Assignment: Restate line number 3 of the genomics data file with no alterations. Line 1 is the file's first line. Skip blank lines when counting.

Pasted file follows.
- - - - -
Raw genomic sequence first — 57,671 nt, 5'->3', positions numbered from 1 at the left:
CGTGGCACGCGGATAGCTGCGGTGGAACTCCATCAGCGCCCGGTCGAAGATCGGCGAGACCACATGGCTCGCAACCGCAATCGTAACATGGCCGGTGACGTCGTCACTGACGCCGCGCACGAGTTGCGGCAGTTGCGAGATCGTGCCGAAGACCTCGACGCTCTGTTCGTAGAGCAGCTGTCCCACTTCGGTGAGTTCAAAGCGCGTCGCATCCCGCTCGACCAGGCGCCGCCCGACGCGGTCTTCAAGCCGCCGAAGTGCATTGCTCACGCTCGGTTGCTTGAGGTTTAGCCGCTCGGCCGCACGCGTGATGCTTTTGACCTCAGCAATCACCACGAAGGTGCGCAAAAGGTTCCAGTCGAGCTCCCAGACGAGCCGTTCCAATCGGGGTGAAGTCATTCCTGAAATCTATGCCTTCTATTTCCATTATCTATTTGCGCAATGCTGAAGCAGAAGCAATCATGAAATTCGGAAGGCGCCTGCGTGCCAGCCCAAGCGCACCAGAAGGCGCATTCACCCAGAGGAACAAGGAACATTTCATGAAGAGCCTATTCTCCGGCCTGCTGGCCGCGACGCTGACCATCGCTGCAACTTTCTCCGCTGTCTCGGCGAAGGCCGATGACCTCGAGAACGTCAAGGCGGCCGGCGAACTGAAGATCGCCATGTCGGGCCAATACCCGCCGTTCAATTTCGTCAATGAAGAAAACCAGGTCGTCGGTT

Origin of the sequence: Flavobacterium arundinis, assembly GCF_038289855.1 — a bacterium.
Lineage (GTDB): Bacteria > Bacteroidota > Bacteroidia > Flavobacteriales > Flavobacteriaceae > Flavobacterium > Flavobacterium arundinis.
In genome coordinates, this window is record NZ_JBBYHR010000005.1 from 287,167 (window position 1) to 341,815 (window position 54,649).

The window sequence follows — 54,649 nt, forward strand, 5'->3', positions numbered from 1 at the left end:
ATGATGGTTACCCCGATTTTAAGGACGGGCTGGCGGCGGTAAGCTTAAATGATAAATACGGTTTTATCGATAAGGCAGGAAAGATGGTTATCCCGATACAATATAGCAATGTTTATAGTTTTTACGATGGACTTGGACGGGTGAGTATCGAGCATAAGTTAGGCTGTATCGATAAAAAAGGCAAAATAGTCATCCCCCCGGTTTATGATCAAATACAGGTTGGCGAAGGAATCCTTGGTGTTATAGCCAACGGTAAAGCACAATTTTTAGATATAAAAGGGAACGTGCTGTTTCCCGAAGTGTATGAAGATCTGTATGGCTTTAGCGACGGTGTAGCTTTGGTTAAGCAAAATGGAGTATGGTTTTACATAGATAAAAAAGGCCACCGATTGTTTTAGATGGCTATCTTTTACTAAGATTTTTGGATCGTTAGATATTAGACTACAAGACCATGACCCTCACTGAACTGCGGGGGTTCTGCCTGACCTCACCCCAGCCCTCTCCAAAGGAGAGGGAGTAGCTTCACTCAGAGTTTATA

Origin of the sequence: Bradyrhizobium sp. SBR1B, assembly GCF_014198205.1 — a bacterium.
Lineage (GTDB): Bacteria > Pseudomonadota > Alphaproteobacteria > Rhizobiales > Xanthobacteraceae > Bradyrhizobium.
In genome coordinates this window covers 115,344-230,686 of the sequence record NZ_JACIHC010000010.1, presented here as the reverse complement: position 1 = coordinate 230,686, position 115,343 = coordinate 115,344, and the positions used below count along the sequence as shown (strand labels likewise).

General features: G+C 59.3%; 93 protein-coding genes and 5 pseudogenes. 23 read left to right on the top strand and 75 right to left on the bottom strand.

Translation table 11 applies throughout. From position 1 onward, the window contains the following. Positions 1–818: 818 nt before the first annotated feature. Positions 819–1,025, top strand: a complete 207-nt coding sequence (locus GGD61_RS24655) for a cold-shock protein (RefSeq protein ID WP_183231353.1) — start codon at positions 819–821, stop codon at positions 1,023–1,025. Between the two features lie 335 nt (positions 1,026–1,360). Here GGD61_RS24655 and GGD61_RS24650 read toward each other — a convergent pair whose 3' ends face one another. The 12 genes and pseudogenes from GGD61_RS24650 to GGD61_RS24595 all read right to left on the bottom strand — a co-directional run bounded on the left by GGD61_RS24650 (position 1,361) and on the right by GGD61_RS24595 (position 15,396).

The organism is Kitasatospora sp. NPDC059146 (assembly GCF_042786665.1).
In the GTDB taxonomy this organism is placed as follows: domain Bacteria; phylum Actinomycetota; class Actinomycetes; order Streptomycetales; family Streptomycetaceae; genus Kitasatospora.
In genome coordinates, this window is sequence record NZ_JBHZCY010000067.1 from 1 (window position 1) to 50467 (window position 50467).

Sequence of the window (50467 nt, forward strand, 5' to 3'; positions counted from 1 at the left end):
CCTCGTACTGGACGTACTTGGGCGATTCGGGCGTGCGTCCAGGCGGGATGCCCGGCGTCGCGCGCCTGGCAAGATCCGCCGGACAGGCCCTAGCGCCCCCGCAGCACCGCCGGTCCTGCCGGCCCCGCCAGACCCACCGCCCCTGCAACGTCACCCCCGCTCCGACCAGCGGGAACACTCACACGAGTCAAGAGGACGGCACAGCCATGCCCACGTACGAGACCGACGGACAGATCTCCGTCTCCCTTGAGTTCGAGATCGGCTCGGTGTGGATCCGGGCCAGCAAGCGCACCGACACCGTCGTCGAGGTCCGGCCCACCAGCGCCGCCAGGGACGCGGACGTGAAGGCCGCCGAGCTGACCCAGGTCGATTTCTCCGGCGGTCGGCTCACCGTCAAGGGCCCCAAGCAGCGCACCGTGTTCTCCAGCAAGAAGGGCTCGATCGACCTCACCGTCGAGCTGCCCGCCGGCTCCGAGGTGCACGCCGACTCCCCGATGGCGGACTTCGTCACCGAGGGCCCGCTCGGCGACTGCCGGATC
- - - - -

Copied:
Origin of the sequence: Flavobacterium arundinis, assembly GCF_038289855.1 — a bacterium.